Sample Thesis Paper
Ultrasound vibrations travel in the form of a wave, similar to the way light travels. However, ultrasound requires a medium (gas, liquid or a solid) for its transmission. Ultrasonic waves are generated by piezoelectric crystal that vibrates mechanically by applying alternating current across the crystal. These vibrations take place by sequence of compressions and rarefaction within the medium. The intensity of ultrasound along the beam is influenced by constructive and destructive wave interference.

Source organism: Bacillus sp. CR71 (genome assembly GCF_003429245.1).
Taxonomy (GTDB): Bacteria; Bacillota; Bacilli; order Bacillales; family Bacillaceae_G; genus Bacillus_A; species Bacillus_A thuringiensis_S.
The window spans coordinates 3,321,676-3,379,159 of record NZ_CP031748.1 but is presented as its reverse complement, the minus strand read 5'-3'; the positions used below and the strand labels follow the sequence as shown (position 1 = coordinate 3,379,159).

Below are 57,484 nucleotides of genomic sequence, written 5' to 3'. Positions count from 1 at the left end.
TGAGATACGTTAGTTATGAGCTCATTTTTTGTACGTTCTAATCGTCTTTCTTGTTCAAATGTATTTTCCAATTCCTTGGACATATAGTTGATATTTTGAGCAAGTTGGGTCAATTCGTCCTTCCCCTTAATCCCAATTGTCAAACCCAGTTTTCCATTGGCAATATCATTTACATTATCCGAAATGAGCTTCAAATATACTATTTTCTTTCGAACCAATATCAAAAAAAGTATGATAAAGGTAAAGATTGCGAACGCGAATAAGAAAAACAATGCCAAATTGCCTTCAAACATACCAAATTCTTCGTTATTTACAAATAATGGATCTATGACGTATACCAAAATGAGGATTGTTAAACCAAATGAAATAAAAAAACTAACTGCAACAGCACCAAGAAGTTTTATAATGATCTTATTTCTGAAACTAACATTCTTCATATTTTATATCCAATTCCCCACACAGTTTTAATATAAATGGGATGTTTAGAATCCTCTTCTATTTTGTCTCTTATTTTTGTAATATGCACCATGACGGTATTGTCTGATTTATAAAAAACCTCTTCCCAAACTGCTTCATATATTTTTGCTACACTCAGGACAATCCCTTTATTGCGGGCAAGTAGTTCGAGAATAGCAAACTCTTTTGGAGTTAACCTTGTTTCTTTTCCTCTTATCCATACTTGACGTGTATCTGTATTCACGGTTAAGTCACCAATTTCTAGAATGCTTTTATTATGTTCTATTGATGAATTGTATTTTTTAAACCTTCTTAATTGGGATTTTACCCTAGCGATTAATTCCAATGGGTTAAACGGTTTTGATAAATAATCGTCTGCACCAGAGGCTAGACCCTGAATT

The typical shape of the acoustic waveform is divided into two zones, the near field and the far field. The near field is the region directly in front of the source where the amplitude of the acoustic waves oscillates along the axis of the source through a series of maximum and minimum amplitudes that ends at the last maximum, at distance N from the source[***]. The region lying beyond N is referred to as the far field. In the far field, the amplitude of the acoustic waves along the axis decline smoothly with small oscillations appearing in the radial direction.
Measurement of ultrasonic wave velocity in a certain medium requires prior information regarding the propagation path length, L, and the time flight, T. The velocity of sound, C, in the medium is calculated by the formula below
C = L / T (1)